Recognition of seasonal, H1N1 influenza discussed
by Michael Kilby, M.D.
Recent recognition of a novel influenza A strain (a subtype of H1N1)
has led to concerns about the possibility of an evolving pandemic.
Therefore, it is timely to review some concepts about prevention and
recognition of influenza in general, and to begin making plans about
how faculty, staff, and their families will respond if there are
increasing numbers of cases reported in our area.
Each year, seasonal epidemics of influenza are reported in the United
States, particularly between December and February in our area. Because
the viral strains that predominate change from year to year, a
different seasonal influenza vaccine is developed each year in attempts
to predict subtypes. The most common symptoms are fever, muscle aches
and dry cough. Sore throat, headache, upset stomach and diarrhea also
Influenza infections are very common and generally result in
self-limited and non-life threatening illness that will improve with
bed rest and supportive care (like acetaminophen, cough drops, plenty
of fluids) alone. Antiviral treatments are available, but are not
always very practical in that they may shorten the illness only if
administered immediately when symptoms begin, they are relatively
costly, and not all strains are responsive.
While influenza in a healthy person rarely leads to prolonged or severe
illness, large outbreaks of influenza are associated with increases in
hospitalizations and deaths, especially among the elderly, infants, and
individuals with underlying medical illnesses.
H1N1 (“swine-flu like” influenza A pandemic)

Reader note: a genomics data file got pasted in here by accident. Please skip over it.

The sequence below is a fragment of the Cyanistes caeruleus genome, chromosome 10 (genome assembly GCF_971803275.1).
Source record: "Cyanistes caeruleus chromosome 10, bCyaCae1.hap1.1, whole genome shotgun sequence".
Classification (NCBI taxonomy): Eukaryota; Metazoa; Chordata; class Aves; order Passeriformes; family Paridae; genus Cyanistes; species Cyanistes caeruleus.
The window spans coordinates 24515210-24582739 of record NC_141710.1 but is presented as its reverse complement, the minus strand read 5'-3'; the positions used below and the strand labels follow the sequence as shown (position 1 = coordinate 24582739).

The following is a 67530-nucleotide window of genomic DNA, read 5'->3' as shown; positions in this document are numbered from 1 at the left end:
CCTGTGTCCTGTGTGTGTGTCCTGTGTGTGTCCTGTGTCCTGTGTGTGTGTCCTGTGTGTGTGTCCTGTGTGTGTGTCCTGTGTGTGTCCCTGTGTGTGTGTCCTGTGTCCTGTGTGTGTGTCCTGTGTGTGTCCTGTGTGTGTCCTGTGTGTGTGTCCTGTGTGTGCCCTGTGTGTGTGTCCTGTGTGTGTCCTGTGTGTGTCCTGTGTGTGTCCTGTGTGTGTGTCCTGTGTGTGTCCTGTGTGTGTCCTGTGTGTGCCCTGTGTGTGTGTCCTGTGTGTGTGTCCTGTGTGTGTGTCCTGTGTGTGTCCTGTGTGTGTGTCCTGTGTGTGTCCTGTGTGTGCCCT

In April, the first cases of a newly recognized strain of influenza A
were recognized near the U.S./Mexico border. The alarming aspect of
this new development has not been the severity of the illness. In fact,
clinically it is not distinguishable from seasonal flu.
What has gotten the attention of infection specialists is the
recognition of trends sometimes seen before large outbreaks (peak
transmission outside the usual flu season, disproportionate numbers of
cases in school age children and the rapid, almost simultaneous
occurrence of infections all over the world). Even though the total
number of cases globally is not much different than usual flu seasons,
this rapid emergence of a new strain in this odd time of year
constitutes a pandemic.
Initial reports suggest that the new H1N1 may be more predictably
responsive to antiviral drugs than seasonal flu strains have been in
recent years. However, it is likely that obtaining influenza therapy
will not be practical or necessary for most cases in otherwise healthy
individuals with mild symptoms. Furthermore, there may be shortages or
limited access to anti-flu medications that make it necessary to
restrict antiviral drugs to severely ill patients or those at special
Intensive efforts are under way to make and distribute a version of the
inactivated influenza vaccine containing antigens from the new
outbreaks in the next month or two. Because this is such a novel
strain, and few young people have ever been exposed to viruses of this
kind, the H1N1 vaccination will require a second booster shot. The
result is the recommendation that most people are likely to need a
total of three influenza shots this fall; the usual seasonal vaccine
and a two-shot series of the same type of vaccine carrying antigens
derived from H1N1.
Friday, Sept. 18, 2009